2013-02-23 09:56:29 AM

walkerhound: Ghastly: Good luck with that. Using toxins to attempt a mass extermination of a species tends not to be too successful. The toxins may kill 99% of the species but then the remainder will reproduce and in a short while you've got a population that is immune to the poison. I believe they tried that with an invasive rabbit species in Australia and it ended up coming back stronger than ever.

There are more than a few problems here - I don't have a strong feeling that snakes eat dead prey.  They might, but I think they'd rather have live prey (yes I see the link in TFA, but let's see if it works in the field).  On top of that, I don't think they could drop enough mice to control all of the snakes there, unless the snakes start eating snakes that have died of acetaminophen toxicity.  (Yo dawg, I heard you like dead snakes).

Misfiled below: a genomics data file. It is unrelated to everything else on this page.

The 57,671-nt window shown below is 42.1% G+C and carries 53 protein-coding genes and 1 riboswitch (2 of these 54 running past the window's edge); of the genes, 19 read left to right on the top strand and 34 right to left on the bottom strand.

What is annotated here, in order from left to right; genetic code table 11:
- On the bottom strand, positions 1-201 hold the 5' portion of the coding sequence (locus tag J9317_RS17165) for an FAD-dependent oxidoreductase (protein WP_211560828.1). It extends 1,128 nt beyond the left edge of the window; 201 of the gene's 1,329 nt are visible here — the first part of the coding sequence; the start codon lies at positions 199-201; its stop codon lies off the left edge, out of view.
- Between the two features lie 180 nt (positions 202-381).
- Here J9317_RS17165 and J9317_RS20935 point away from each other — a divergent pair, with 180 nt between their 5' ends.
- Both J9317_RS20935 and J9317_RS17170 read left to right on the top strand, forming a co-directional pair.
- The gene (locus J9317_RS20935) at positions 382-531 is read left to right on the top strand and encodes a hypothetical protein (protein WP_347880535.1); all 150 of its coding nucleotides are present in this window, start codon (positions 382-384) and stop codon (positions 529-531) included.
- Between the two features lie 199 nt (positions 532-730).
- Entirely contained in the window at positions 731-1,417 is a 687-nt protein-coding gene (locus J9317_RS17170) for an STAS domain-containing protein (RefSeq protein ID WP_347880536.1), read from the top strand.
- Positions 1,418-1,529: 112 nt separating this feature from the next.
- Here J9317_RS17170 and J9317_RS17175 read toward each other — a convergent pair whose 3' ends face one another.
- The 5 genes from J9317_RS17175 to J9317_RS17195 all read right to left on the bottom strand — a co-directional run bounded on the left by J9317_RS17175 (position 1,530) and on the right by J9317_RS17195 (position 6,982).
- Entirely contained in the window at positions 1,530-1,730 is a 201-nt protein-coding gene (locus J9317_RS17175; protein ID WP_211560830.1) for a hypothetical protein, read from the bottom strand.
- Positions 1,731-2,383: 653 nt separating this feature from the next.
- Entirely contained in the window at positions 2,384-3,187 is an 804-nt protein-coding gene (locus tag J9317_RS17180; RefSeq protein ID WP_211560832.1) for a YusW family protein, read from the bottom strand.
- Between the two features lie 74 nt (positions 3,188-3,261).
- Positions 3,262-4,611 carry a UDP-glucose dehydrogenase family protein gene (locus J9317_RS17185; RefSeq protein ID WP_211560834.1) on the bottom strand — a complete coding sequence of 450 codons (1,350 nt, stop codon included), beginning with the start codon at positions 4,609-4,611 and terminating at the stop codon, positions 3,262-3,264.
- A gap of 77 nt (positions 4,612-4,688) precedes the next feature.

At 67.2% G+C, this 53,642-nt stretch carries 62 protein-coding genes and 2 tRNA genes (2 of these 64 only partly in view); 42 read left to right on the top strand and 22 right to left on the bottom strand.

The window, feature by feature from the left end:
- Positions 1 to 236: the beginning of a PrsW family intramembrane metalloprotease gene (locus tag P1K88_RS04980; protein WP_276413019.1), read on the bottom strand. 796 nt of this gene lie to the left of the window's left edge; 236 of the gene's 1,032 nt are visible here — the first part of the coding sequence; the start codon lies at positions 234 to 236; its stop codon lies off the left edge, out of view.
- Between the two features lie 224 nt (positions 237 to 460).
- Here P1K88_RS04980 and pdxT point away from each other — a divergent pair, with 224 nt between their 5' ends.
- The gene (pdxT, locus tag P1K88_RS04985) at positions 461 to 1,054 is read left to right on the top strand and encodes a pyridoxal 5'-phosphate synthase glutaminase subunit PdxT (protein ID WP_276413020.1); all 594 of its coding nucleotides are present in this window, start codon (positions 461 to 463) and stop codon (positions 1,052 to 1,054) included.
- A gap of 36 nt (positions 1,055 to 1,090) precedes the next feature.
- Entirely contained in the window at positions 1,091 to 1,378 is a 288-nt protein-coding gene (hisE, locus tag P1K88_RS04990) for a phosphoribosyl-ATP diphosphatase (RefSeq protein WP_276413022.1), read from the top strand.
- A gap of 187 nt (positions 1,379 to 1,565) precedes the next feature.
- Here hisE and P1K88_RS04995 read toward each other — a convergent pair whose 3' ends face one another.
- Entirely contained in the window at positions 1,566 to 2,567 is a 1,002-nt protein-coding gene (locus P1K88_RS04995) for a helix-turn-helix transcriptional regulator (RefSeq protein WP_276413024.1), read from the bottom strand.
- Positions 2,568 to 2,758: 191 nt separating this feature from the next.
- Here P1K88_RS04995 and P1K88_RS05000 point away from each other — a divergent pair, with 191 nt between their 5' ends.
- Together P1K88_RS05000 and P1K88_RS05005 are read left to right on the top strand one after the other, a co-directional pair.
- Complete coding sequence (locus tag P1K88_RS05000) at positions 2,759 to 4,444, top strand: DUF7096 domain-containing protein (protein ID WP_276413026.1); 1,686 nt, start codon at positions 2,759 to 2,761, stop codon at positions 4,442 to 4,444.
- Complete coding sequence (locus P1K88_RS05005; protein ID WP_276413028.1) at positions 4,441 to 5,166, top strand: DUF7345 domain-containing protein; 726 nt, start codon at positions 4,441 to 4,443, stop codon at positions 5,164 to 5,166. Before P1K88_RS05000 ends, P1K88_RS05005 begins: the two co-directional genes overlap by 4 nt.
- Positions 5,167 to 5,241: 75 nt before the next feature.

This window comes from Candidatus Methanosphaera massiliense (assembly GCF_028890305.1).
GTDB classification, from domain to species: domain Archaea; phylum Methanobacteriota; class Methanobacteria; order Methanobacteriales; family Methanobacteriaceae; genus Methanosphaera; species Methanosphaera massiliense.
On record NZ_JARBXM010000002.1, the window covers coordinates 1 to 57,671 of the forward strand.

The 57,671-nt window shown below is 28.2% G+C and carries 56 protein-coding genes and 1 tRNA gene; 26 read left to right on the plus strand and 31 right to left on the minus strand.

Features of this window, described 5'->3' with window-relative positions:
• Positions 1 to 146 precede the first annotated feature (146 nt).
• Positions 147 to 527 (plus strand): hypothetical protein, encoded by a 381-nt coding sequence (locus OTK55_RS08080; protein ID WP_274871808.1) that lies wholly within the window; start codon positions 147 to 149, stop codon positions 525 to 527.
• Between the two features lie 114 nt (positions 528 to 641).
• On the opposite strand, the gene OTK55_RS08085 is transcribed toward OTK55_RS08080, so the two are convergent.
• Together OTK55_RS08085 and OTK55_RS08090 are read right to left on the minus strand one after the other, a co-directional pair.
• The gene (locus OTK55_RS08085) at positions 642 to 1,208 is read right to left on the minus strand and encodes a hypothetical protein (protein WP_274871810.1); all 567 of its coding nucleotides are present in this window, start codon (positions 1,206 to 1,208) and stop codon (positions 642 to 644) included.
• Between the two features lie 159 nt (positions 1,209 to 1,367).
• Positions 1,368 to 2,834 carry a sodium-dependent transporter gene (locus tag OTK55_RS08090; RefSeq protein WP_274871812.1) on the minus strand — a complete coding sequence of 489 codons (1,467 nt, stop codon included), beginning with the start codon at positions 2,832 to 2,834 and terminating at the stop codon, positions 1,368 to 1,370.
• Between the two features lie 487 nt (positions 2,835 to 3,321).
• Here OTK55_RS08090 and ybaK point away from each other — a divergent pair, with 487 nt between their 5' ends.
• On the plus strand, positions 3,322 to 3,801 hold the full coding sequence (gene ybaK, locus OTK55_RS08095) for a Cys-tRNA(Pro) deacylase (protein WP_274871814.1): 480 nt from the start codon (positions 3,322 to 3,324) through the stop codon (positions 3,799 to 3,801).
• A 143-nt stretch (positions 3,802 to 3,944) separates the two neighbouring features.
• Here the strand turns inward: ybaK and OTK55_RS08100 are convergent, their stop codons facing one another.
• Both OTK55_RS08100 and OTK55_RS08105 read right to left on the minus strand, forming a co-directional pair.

Third, related to your comment - you don't get immune to a toxin, you get tolerant.  And fourth - the approach in Australia was to use rabbit paramyxovirus (a virus - which you can develop immunity towards), which has close to 99% lethality in outbred rabbits and is considered a foreign animal disease in the US.  It's bad.  But 1% of 100,000,000 rabbits is still 1,000,000 - plenty of rabbits to keep the population going and they have a quick enough reproductive rate to show a quick rebound with immunity.  That herd immunity is probably long gone, now.

Wonder why they haven't tried mongoose?  Something that keeps working after taking out the first snake.